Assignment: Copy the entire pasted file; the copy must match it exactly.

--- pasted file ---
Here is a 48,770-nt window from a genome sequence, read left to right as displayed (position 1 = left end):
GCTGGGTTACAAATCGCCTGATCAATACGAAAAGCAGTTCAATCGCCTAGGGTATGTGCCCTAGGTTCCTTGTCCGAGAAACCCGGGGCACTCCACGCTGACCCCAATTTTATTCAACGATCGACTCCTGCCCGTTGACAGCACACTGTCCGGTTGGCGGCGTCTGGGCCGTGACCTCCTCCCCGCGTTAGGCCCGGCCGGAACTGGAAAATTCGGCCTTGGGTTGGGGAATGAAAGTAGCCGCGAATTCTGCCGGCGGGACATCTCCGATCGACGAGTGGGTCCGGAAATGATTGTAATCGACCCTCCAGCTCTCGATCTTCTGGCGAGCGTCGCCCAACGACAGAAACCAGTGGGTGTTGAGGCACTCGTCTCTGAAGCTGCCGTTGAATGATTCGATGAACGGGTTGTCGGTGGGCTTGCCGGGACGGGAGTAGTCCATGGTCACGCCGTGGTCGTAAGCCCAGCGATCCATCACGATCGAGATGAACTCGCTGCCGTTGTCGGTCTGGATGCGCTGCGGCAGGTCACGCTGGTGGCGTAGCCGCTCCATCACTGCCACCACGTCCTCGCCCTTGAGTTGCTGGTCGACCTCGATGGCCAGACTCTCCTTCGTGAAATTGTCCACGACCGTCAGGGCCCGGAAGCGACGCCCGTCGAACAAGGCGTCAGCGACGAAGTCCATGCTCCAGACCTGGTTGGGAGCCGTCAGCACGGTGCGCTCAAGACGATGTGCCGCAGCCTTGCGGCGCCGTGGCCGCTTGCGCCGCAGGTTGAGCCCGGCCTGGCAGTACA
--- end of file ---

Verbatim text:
Here is a 48,770-nt window from a genome sequence, read left to right as displayed (position 1 = left end):
GCTGGGTTACAAATCGCCTGATCAATACGAAAAGCAGTTCAATCGCCTAGGGTATGTGCCCTAGGTTCCTTGTCCGAGAAACCCGGGGCACTCCACGCTGACCCCAATTTTATTCAACGATCGACTCCTGCCCGTTGACAGCACACTGTCCGGTTGGCGGCGTCTGGGCCGTGACCTCCTCCCCGCGTTAGGCCCGGCCGGAACTGGAAAATTCGGCCTTGGGTTGGGGAATGAAAGTAGCCGCGAATTCTGCCGGCGGGACATCTCCGATCGACGAGTGGGTCCGGAAATGATTGTAATCGACCCTCCAGCTCTCGATCTTCTGGCGAGCGTCGCCCAACGACAGAAACCAGTGGGTGTTGAGGCACTCGTCTCTGAAGCTGCCGTTGAATGATTCGATGAACGGGTTGTCGGTGGGCTTGCCGGGACGGGAGTAGTCCATGGTCACGCCGTGGTCGTAAGCCCAGCGATCCATCACGATCGAGATGAACTCGCTGCCGTTGTCGGTCTGGATGCGCTGCGGCAGGTCACGCTGGTGGCGTAGCCGCTCCATCACTGCCACCACGTCCTCGCCCTTGAGTTGCTGGTCGACCTCGATGGCCAGACTCTCCTTCGTGAAATTGTCCACGACCGTCAGGGCCCGGAAGCGACGCCCGTCGAACAAGGCGTCAGCGACGAAGTCCATGCTCCAGACCTGGTTGGGAGCCGTCAGCACGGTGCGCTCAAGACGATGTGCCGCAGCCTTGCGGCGCCGTGGCCGCTTGCGCCGCAGGTTGAGCCCGGCCTGGCAGTACA